2404 University Blvd. West, Wheaton
Hours: 11:30 a.m. to 10 p.m. Sunday through Thursday, 11:30 a.m. to 11 p.m. Friday and Saturday.
Prices: Most dinner entrees $8 to $9.
Credit Cards: American Express, MasterCard, Visa.
Put Dusit on your list. Its snazzy looks alone set it apart from most of the Thai restaurants in the area. Situated where Thai Hut used to be, it features a totally remodeled dining room that's a knockout. And most of the food is excellent.
In addition to doing the standard Thai restaurant dishes very well, Dusit offers a few outstanding items not often found elsewhere. Prices here run about a dollar higher per dish than at most neighborhood Thai restaurants, but the difference is worth it.
Here's a terrific trio of appetizers: Northern pork is an intriguing mixture of roughly ground pork, peanuts, scallions, onion, lemon and ginger.
Wok beef is very tender beef strips in a wine marinade, perfectly grilled, then dipped at the table in a pungent peppery sauce.
Twice-cooked duck, also marinated nicely, has crisp skin, a beautiful flavor, a lovely dressing of mint, scallion, onion and celery and a hot-tart sauce.
Among the more common appetizers, the crab-stuffed chicken wings are nicely flavored and fried, but in some pieces the batter has not been cooked completely.
The shrimp cake, somewhat pasty-textured and oily, is one of the few flubs here.
The traditional lemon-grass soup is excellent, with whole straw mushrooms and cilantro.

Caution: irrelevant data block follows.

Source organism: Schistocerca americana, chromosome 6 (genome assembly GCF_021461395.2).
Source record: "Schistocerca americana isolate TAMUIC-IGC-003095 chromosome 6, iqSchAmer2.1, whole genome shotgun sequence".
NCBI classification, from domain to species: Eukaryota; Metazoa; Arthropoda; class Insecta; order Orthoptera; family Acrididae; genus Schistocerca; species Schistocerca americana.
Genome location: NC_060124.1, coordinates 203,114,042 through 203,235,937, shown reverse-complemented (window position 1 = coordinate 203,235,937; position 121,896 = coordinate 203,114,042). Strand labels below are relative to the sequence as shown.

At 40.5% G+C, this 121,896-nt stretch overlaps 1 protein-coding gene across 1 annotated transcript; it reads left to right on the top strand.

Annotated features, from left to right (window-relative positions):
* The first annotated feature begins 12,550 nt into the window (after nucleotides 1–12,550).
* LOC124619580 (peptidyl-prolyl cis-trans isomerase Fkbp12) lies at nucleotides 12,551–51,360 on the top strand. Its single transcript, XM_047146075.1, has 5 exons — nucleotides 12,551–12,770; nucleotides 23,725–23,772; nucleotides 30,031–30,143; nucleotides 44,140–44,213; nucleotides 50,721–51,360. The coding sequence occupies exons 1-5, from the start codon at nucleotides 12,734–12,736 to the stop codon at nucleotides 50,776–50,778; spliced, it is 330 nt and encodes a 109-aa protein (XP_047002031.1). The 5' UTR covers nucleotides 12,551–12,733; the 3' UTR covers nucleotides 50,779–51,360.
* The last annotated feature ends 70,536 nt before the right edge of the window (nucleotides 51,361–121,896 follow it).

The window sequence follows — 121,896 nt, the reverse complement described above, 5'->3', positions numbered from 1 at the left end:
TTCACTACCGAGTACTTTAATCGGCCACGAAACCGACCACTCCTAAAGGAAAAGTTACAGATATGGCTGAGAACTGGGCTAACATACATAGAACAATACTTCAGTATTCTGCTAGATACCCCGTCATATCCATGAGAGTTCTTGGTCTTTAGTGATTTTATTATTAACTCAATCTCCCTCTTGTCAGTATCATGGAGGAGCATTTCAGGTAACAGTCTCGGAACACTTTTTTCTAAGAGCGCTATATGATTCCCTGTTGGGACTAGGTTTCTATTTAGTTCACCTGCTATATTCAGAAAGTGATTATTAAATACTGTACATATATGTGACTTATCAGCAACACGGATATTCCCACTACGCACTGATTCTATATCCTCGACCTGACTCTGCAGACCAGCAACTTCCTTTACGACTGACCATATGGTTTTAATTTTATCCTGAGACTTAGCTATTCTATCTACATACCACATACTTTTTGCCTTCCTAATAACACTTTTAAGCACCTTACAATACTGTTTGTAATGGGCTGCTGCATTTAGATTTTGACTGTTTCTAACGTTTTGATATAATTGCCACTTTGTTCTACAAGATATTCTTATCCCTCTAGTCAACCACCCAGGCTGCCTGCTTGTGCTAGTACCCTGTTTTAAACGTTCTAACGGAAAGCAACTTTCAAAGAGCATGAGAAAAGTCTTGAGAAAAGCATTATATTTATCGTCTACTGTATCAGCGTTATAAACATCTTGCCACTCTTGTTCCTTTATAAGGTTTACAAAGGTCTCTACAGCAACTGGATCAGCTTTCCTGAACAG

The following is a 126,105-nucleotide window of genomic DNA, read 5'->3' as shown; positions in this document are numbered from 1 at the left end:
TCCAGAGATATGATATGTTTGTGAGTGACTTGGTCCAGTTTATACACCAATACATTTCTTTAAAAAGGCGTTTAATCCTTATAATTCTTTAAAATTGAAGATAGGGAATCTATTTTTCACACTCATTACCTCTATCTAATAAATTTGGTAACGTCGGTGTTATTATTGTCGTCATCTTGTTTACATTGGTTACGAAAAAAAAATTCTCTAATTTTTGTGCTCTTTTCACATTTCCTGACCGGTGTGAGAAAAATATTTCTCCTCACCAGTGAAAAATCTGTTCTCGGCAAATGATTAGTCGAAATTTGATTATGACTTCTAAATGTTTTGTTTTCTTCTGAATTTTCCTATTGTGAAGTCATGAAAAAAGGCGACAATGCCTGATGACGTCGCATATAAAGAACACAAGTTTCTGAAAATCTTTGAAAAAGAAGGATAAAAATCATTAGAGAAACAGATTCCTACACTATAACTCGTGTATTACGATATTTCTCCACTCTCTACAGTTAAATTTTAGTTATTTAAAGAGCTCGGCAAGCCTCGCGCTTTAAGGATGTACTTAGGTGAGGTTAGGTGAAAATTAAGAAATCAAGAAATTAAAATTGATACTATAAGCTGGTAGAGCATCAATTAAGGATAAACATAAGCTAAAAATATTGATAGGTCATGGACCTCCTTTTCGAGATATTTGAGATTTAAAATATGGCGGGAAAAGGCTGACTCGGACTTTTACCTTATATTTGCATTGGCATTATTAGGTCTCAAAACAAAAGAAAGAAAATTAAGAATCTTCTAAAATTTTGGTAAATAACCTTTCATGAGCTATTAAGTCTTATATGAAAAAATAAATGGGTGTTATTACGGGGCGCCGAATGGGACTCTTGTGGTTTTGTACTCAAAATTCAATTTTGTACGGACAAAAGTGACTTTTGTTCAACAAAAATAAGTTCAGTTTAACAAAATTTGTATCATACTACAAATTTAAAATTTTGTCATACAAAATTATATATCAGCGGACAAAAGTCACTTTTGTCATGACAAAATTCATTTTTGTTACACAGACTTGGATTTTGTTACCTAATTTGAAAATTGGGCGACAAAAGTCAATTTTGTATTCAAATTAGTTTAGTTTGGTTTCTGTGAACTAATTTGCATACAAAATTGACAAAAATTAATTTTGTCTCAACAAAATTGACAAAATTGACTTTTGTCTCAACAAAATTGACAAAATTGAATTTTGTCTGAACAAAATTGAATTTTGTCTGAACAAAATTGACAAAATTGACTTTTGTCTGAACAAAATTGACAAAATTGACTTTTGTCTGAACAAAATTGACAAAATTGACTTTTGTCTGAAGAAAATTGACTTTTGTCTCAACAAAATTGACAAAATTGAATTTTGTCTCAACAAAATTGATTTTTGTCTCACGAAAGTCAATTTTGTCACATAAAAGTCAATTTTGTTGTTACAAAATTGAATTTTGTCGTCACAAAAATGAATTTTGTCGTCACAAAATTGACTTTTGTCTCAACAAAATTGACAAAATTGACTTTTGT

The coconut milk soup is heavier on the coconut than most -- some people may find it overly rich. Either soup can be ordered with very impressive chunks of fresh snapper.
The tofu soup is a delicate masterwork, with a flavorful chicken broth, remarkably fluffy tofu, ground pork, garlic and cilantro.
When it comes to meat and seafood entrees, the standard Thai sauces are all done well.
The best of them may be the traditional white pepper and garlic sauce (here called Dusit sauce).
The shrimp has been very good and generously portioned, but the seafood highlight is the squid, buttery-tender and impeccably fresh -- combine the squid with the white pepper and garlic sauce for an all-round winner.
A couple of unusual dishes are outstanding. The shrimp pot is filled with big plump shrimp, mushrooms, vegetables and vermicelli noodles -- a gem of a dish, with subtle but clear flavors.
The tofu delight combines feathery-light tofu, mushrooms, peas, water chestnuts, ground pork, black beans and chili oil for a marvelous interplay of flavors, textures and colors -- a peppy dish, hot but not painfully so.
Finally, a couple of disappointments: The Dusit fish is a mushy frozen-tasting flounder (the deep-fried snapper filets may be better), and the duck roll is a disk of duck paste with the texture and taste of a too-mild pate.
And a couple of reservations: The coconut milk curries, like the coconut soup, are unusually thick and rich, too much so for us, and the sukiyaki-style noodles are an odd sweet-and-sour creation.
Don't miss the excellent fried banana dessert, which resembles a plate of miniature banana-filled blini, dipped at the table in honey and sesame seeds.